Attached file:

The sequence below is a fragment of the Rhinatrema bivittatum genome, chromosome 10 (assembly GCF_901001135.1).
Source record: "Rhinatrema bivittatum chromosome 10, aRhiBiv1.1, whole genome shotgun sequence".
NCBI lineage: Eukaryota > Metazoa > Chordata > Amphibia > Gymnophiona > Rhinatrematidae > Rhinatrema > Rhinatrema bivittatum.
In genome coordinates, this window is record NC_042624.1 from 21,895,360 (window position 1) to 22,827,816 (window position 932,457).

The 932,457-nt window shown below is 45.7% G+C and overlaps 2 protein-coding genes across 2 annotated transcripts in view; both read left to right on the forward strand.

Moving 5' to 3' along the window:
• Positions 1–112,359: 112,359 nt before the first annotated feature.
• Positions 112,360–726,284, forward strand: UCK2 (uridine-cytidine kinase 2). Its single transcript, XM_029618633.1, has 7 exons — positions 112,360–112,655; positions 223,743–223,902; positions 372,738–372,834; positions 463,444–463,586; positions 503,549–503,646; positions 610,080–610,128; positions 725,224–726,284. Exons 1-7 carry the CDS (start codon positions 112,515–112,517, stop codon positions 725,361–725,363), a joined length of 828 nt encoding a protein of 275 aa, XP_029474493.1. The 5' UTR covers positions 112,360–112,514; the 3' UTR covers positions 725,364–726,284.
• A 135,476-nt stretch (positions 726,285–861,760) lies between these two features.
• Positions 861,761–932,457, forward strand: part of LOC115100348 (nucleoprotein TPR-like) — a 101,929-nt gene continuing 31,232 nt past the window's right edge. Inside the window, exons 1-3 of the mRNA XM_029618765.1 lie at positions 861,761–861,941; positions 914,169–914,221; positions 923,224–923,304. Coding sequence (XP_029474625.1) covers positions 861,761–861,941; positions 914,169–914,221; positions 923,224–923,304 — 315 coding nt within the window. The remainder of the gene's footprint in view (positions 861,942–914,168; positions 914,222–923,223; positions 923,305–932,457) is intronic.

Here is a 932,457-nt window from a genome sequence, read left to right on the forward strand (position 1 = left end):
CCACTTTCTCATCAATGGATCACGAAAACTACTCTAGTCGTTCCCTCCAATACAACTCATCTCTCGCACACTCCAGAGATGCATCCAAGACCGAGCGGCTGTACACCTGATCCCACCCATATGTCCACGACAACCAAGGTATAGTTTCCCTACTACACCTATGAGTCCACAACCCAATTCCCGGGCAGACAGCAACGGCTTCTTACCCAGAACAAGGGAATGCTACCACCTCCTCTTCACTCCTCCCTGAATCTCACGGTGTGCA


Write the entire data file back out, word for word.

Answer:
The sequence below is a fragment of the Rhinatrema bivittatum genome, chromosome 10 (assembly GCF_901001135.1).
Source record: "Rhinatrema bivittatum chromosome 10, aRhiBiv1.1, whole genome shotgun sequence".
NCBI lineage: Eukaryota > Metazoa > Chordata > Amphibia > Gymnophiona > Rhinatrematidae > Rhinatrema > Rhinatrema bivittatum.
In genome coordinates, this window is record NC_042624.1 from 21,895,360 (window position 1) to 22,827,816 (window position 932,457).

The 932,457-nt window shown below is 45.7% G+C and overlaps 2 protein-coding genes across 2 annotated transcripts in view; both read left to right on the forward strand.

Moving 5' to 3' along the window:
• Positions 1–112,359: 112,359 nt before the first annotated feature.
• Positions 112,360–726,284, forward strand: UCK2 (uridine-cytidine kinase 2). Its single transcript, XM_029618633.1, has 7 exons — positions 112,360–112,655; positions 223,743–223,902; positions 372,738–372,834; positions 463,444–463,586; positions 503,549–503,646; positions 610,080–610,128; positions 725,224–726,284. Exons 1-7 carry the CDS (start codon positions 112,515–112,517, stop codon positions 725,361–725,363), a joined length of 828 nt encoding a protein of 275 aa, XP_029474493.1. The 5' UTR covers positions 112,360–112,514; the 3' UTR covers positions 725,364–726,284.
• A 135,476-nt stretch (positions 726,285–861,760) lies between these two features.
• Positions 861,761–932,457, forward strand: part of LOC115100348 (nucleoprotein TPR-like) — a 101,929-nt gene continuing 31,232 nt past the window's right edge. Inside the window, exons 1-3 of the mRNA XM_029618765.1 lie at positions 861,761–861,941; positions 914,169–914,221; positions 923,224–923,304. Coding sequence (XP_029474625.1) covers positions 861,761–861,941; positions 914,169–914,221; positions 923,224–923,304 — 315 coding nt within the window. The remainder of the gene's footprint in view (positions 861,942–914,168; positions 914,222–923,223; positions 923,305–932,457) is intronic.

Here is a 932,457-nt window from a genome sequence, read left to right on the forward strand (position 1 = left end):
CCACTTTCTCATCAATGGATCACGAAAACTACTCTAGTCGTTCCCTCCAATACAACTCATCTCTCGCACACTCCAGAGATGCATCCAAGACCGAGCGGCTGTACACCTGATCCCACCCATATGTCCACGACAACCAAGGTATAGTTTCCCTACTACACCTATGAGTCCACAACCCAATTCCCGGGCAGACAGCAACGGCTTCTTACCCAGAACAAGGGAATGCTACCACCTCCTCTTCACTCCTCCCTGAATCTCACGGTGTGCA